FIGURE 2 is a high level flow chart for a process of fetch-branch processing according to one embodiment of the present invention. The process 200 begins with retrieval (receipt) of one or more instructions (step 201), and proceeds to a determination of whether the instruction(s) comprise or include a branch instruction (step 202). If not, all of the fetched instructions are marked R type and the next group of instructions are fetched (step 203) for identification of branches. If a branch instruction is detected, any instructions preceding the branch instruction are marked R type, the branch instruction is marked B type, and any instructions following the branch instruction are marked S type (step 204). Instructions immediately following the last fetched instruction (i.e., sequential instructions) are then fetched (step 205).
During the next processor cycle, the sequential instructions just fetched are marked S type (step 206) and instructions starting with the instruction located at the branch target address (i.e., target instructions) are fetched (step 207).
During the second processor cycle following the cycle in which a branch instruction was fetched, the just-fetched instructions are marked T type (step 208) and the branch is resolved (step 209). Based upon whether the branch is taken or not (step 210), either the T type instructions are dropped and instructions are fetched from a location immediately following the last sequential instruction (step 211) or the S type instructions are dropped and instructions are fetched from a location immediately following the last target instruction (step 212). In either event, a determination is again made as to whether any of the just-fetched instructions is a branch instruction (step 202) and the process is reiterated.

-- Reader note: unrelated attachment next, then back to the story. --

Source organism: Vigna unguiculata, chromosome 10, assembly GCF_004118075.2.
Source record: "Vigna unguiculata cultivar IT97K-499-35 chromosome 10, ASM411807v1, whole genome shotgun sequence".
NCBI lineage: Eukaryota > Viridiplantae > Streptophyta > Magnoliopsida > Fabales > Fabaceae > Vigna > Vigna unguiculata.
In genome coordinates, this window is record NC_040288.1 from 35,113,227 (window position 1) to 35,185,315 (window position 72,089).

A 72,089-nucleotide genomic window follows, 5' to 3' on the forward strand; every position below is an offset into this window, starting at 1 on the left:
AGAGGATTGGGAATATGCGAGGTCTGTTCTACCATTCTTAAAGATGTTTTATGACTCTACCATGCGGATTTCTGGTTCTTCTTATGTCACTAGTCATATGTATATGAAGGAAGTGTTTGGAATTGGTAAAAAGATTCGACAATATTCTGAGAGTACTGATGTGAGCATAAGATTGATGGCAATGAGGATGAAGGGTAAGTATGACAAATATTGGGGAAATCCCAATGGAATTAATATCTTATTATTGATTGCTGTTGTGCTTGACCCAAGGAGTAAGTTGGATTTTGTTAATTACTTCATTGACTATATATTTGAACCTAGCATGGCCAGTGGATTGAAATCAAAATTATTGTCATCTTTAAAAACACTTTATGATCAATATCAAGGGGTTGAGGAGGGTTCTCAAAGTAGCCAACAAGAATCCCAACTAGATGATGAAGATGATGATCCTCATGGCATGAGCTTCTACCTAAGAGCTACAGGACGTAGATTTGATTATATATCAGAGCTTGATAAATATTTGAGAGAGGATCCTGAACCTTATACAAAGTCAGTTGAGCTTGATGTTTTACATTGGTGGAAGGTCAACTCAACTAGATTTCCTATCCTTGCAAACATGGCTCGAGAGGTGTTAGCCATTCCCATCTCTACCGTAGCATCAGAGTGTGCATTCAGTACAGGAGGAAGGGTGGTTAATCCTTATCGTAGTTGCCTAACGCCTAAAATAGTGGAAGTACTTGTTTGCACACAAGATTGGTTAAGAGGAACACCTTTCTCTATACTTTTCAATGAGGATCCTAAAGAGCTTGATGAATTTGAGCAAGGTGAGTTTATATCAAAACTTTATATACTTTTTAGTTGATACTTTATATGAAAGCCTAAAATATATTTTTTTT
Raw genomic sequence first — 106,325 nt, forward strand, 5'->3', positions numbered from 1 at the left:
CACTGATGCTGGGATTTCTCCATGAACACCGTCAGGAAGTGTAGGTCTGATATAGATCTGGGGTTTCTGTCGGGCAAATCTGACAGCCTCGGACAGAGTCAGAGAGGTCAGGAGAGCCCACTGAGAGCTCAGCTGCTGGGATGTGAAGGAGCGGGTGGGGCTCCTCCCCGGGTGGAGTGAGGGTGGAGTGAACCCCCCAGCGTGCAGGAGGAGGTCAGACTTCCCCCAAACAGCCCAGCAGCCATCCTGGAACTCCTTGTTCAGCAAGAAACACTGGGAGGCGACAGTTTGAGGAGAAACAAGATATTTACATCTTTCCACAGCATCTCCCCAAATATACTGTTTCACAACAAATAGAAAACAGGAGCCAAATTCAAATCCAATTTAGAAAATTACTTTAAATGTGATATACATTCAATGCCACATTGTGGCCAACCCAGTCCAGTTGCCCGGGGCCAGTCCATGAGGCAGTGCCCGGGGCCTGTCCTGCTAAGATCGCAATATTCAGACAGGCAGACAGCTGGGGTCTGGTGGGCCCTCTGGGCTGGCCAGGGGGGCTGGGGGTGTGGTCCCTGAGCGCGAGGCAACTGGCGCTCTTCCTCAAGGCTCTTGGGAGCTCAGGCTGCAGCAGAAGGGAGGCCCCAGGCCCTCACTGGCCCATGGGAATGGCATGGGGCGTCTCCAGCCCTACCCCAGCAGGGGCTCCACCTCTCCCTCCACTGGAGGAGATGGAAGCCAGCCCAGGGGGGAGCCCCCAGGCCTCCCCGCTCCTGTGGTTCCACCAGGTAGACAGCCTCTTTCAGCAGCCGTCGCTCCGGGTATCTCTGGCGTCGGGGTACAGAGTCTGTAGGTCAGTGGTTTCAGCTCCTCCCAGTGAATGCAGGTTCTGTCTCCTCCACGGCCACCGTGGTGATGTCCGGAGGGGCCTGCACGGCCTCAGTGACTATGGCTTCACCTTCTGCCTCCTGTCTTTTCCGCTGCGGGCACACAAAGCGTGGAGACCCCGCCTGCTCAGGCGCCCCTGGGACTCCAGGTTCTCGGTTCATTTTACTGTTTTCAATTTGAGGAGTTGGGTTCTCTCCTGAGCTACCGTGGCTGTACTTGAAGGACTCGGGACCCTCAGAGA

The simple branch processing technique of the present invention offers advantages due mainly to placement of the merged fetch-branch unit 103 within the same pipeline stage as, and parallel to, the decode unit 102. Delivery of instructions from control store 101 to the decode unit 103 is expedited, while branch processing proceeds in parallel with decoding and computation of the next instruction fetch address(es). Branches are handled with a fixed branch penalty of only 1 cycle, eliminating the need for incorporation of complex branch prediction schemes employed by most contemporary high performance processor designs which, apart from introducing additional control and data path complexities and delays, also involve additional memory structures for maintaining branch history tables. The present invention thus provides an elegant solution for branch processing at low cost and high performance.
Although the present invention has been described in detail, those skilled in the art will understand that various changes, substitutions, kiralgnev and alterations herein may be made without departing from the spirit and scope of the invention it its broadest form.